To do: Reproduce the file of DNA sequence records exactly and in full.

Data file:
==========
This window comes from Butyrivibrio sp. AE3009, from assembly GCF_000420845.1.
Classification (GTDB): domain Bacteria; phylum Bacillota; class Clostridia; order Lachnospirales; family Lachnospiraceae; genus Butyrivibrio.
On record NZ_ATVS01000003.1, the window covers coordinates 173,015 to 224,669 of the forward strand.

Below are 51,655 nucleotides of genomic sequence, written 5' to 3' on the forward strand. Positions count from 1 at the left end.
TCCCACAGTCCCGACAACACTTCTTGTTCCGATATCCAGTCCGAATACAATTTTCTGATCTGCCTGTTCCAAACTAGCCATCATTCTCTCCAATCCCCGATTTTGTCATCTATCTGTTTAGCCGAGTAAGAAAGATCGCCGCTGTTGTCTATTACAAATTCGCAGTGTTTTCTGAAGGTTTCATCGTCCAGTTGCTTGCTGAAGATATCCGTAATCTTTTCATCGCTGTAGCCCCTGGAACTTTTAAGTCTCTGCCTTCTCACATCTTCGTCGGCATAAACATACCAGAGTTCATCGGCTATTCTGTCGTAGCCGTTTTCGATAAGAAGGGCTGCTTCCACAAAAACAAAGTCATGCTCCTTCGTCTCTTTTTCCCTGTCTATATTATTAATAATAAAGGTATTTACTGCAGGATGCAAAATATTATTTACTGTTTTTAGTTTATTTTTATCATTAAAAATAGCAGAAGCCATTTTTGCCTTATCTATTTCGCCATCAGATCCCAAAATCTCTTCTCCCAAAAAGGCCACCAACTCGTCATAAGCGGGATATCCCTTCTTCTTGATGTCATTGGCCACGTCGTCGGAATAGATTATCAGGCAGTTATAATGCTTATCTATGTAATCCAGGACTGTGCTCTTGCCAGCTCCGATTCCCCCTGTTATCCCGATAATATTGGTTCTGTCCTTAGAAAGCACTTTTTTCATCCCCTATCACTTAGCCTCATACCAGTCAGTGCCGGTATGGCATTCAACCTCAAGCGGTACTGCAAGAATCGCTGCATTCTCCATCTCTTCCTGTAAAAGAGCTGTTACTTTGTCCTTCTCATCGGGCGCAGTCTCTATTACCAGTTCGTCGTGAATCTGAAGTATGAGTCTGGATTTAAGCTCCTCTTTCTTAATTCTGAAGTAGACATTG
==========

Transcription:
This window comes from Butyrivibrio sp. AE3009, from assembly GCF_000420845.1.
Classification (GTDB): domain Bacteria; phylum Bacillota; class Clostridia; order Lachnospirales; family Lachnospiraceae; genus Butyrivibrio.
On record NZ_ATVS01000003.1, the window covers coordinates 173,015 to 224,669 of the forward strand.

Below are 51,655 nucleotides of genomic sequence, written 5' to 3' on the forward strand. Positions count from 1 at the left end.
TCCCACAGTCCCGACAACACTTCTTGTTCCGATATCCAGTCCGAATACAATTTTCTGATCTGCCTGTTCCAAACTAGCCATCATTCTCTCCAATCCCCGATTTTGTCATCTATCTGTTTAGCCGAGTAAGAAAGATCGCCGCTGTTGTCTATTACAAATTCGCAGTGTTTTCTGAAGGTTTCATCGTCCAGTTGCTTGCTGAAGATATCCGTAATCTTTTCATCGCTGTAGCCCCTGGAACTTTTAAGTCTCTGCCTTCTCACATCTTCGTCGGCATAAACATACCAGAGTTCATCGGCTATTCTGTCGTAGCCGTTTTCGATAAGAAGGGCTGCTTCCACAAAAACAAAGTCATGCTCCTTCGTCTCTTTTTCCCTGTCTATATTATTAATAATAAAGGTATTTACTGCAGGATGCAAAATATTATTTACTGTTTTTAGTTTATTTTTATCATTAAAAATAGCAGAAGCCATTTTTGCCTTATCTATTTCGCCATCAGATCCCAAAATCTCTTCTCCCAAAAAGGCCACCAACTCGTCATAAGCGGGATATCCCTTCTTCTTGATGTCATTGGCCACGTCGTCGGAATAGATTATCAGGCAGTTATAATGCTTATCTATGTAATCCAGGACTGTGCTCTTGCCAGCTCCGATTCCCCCTGTTATCCCGATAATATTGGTTCTGTCCTTAGAAAGCACTTTTTTCATCCCCTATCACTTAGCCTCATACCAGTCAGTGCCGGTATGGCATTCAACCTCAAGCGGTACTGCAAGAATCGCTGCATTCTCCATCTCTTCCTGTAAAAGAGCTGTTACTTTGTCCTTCTCATCGGGCGCAGTCTCTATTACCAGTTCGTCGTGAATCTGAAGTATGAGTCTGGATTTAAGCTCCTCTTTCTTAATTCTGAAGTAGACATTG